"Capable of running a soft RISC-V core, it is completely compatible with FμPy which is a MicroPython port to run on FPGA using Migen+MiSoC and LiteX, allowing FPGA gateware and soft CPU firmware development in Python."
"You could practice adding peripherals to RISC-V and other cores, but maybe what you should be thinking is: what could I do with my laptop if I had some dedicated parallel processing available?"
Fomu is a programmable FPGA device that fits inside a USB port. It has four buttons, an RGB LED, and an FPGA that is compatible with a fully open source chain and capable of running a RISC-V core. Fomu comes in a custom plastic enclosure that slots perfectly into a USB Type-A port.
With 128 kilobytes of RAM and a large amount of storage, Fomu is powerful enough to run Python natively. And since it lives in your USB port, installation is super simple. FPGAs are complicated, but the latest Python tools make it easy to use Fomu without any specialized training.
Underneath the Python interpreter lies a RISC-V softcore running on the FPGA fabric. RISC-V is an up-and-coming processor architecture that is poised to take over everything from deeply-embedded chips to high-performance computing. Fomu’s RISC-V softcore is a great introduction to the processor architecture of the future.
An FPGA is a piece of reconfigurable silicon. The default Fomu firmware exposes a USB bootloader running a RISC-V softcore, but you can load whatever you want. Softcores are also available for LM32 and OpenRISC. You can practice adding instructions to the CPU, or add new blocks such as LED blink patterns or better captouch hardware blocks.
Developing with Fomu is incredibly easy: just load code via USB and go. Whether you’re writing RISC-V code, Python code, or HDL, it’s all uploaded to Fomu in the same way. The ICE40UP5K FPGA is supported with a fully open toolchain, meaning you can start development without creating an account, signing an NDA, or downloading a multi-gigabyte installer.
Fomu fits entirely inside a standard USB Type-A slot, except for a small area that pokes out to give you access to four copper pads. There is one RGB LED that lights up the case and is fully user-controllable. The main chip is an FPGA with about 5000 LUTs, enough for a CPU with some room left over.
¹: The FPGA has 1024 kilo-bits of memory available. A separate block
of memory is used for things like the processor register file, in
addition to temporary memory for things like USB buffers. The CPU can
use 64 or 128 kilobytes of memory, depending on configuration.
²: This is the minimum configuration amount — more may be available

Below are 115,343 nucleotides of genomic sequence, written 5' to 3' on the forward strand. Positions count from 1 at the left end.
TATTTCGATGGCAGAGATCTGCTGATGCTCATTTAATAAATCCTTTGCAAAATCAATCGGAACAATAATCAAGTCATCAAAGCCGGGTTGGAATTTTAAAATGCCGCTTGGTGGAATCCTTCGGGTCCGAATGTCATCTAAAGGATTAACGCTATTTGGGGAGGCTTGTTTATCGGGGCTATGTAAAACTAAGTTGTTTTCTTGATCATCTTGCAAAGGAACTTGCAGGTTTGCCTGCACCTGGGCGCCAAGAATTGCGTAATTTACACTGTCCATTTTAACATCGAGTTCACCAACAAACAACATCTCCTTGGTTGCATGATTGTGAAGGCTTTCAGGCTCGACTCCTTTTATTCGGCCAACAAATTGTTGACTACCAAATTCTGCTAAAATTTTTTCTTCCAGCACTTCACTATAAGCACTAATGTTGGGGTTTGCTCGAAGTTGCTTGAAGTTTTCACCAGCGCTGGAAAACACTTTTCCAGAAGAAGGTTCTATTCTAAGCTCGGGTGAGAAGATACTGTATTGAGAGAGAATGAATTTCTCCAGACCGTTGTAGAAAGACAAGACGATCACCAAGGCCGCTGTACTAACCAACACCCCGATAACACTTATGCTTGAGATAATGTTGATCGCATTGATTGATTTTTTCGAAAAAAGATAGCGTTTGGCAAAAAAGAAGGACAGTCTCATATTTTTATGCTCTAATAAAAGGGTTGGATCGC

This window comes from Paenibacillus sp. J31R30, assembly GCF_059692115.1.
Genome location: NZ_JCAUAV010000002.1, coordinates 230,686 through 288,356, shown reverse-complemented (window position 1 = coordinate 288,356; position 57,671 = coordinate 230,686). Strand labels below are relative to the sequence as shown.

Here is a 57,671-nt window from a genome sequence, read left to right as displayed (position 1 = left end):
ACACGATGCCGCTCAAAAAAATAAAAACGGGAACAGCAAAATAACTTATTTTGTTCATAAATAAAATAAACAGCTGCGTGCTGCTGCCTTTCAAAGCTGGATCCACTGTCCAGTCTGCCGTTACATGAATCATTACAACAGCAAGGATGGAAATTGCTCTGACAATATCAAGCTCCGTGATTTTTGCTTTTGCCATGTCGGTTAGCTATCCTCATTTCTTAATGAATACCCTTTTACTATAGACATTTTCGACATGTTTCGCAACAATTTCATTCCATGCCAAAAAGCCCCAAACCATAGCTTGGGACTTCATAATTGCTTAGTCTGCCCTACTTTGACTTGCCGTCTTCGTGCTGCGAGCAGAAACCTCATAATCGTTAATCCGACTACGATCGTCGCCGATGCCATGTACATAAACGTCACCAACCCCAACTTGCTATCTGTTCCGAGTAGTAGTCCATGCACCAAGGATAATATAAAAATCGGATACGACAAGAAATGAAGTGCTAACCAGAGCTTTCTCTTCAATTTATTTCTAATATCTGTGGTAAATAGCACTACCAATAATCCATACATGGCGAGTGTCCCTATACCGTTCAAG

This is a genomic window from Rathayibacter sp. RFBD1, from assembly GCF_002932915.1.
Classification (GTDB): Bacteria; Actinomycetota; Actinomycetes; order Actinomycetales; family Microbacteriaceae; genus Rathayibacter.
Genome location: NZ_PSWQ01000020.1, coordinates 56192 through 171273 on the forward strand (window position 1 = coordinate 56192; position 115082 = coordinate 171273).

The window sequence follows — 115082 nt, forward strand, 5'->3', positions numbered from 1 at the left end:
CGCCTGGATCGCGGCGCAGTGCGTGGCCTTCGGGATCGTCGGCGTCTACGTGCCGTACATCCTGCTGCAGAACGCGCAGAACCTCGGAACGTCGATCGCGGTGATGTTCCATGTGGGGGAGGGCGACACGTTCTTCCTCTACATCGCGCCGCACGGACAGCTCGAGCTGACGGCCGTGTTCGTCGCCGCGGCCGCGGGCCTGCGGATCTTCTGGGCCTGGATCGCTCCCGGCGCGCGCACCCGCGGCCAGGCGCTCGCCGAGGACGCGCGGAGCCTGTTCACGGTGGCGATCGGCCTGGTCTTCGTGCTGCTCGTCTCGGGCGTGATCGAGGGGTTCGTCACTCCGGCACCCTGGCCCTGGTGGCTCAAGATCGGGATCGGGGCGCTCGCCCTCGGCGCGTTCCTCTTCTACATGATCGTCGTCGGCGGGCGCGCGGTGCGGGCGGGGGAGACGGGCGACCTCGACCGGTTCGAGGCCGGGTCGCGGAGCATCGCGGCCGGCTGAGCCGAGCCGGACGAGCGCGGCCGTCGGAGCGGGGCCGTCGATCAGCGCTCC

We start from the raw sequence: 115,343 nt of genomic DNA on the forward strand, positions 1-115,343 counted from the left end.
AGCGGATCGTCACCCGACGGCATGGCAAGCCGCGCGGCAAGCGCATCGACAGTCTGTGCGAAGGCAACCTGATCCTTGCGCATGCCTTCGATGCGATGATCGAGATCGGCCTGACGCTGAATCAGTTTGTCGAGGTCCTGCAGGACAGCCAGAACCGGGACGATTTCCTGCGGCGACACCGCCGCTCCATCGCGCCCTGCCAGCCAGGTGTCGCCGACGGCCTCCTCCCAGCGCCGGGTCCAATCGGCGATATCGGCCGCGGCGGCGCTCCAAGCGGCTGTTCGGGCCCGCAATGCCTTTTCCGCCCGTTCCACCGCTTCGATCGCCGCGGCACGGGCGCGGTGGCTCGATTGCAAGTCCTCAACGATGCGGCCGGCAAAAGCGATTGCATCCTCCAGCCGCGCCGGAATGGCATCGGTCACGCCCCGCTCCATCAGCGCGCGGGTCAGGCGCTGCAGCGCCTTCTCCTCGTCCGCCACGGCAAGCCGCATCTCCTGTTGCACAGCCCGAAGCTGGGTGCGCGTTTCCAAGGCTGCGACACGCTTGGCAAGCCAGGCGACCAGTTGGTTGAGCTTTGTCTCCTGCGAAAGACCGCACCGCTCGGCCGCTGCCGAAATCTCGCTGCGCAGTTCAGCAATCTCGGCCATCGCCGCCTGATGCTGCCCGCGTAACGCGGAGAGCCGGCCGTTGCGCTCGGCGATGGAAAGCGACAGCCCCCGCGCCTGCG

in the final version.
³: Fomu has four copper pads near the edge. We have not yet validated any capacitive touch solutions.
|Inputs||Four pads||Two pads||Four buttons||One reset|
|Outputs||One RGB LED||Two LEDs||Five LEDs||None|
|GPIO||None||None||27 + 7||41|
|Fits in USB port||Yes||Yes||No||No|
|RAM||128 kB||8 kB||128 kB||16 kB|
|Flash||2 MB||64 kB||16 MB||1 MB|
|Clock||48 MHz crystal||N/A||12 MHz MEMS||16 MHz MEMS|
Fomu is great for having convenient access to an FPGA that fits in your USB port. If you want a development board with lots of pins, you should check out one of the other ICE40 development boards available!
An FPGA is an Array of Gates that is Field-Programmable. When you buy a chip such as a CPU, the logic cells are all fixed in place. A CPU can run any amount of code, but if you want to do anything exotic you need to create software and, depending on what you want to do, that software can be very slow.
For example, many embedded projects use WS2812 LEDs such as NeoPixels that require a specialized timing signal. A CPU can generate this signal in software, but it can’t do anything in the background while talking to the light. If the string of LEDs is very long, then the CPU wastes a lot of time and power generating the signal.
With an FPGA, it becomes possible to create an "LED driver" that allows the CPU to keep running while a hardware component handles the timing. The CPU could do other work, or could put itself in a low power state.
In fact, the "CPU" in the FPGA is created from a hardware description language, meaning it can be modified or swapped out. If you wanted, you could create a brand-new CPU instruction. Do you want to have fast 64-bit multiplies? Or maybe you want a way to get random numbers easily? With Fomu and its FPGA, you have the source code to the CPU itself.
FPGAs are very specialized pieces of hardware, and, until recently, the development tools have been very closed. They usually require you to sign a non-disclosure agreement and then download a very, very large toolchain — usually well over 5 GB. Furthermore, because the toolchain was developed by the same company that sells FPGAs, they don’t have an incentive to make the synthesis efficient, because an inefficient toolchain means you must buy a larger FPGA, which earns them more money.
Thanks to several projects, the FPGA used in Fomu is fully open source. The company that makes the FPGA — Lattice — freely provides the datasheet and reference manual. And thanks to projects such as Yosys, IceStorm, and nextpnr, a fully open toolchain is now available.
This toolchain can be downloaded and shared freely, and each individual component is open source. This greatly simplifies setup, because you don’t have to create an account on the vendor’s site, sign an NDA, or set up a license server.
Fomu uses advanced, four-layer, blind-buried-via technology on the circuit board, which means it is difficult to manufacture in small quantities. In order to bring Fomu to the community, we have developed two versions of the PCB that are easier to manufacture:
The Hacker Version of Fomu was designed with 4/4 design rules on a two-layer PCB, and uses an unusual footprint for the main FPGA. Additionally, it uses a very particular SPI flash. These boards have been hand-assembled, but, due to the finicky nature of WLCSP balls, this board might not be reliable over the long term, and it may be extra susceptible to mechanical stress.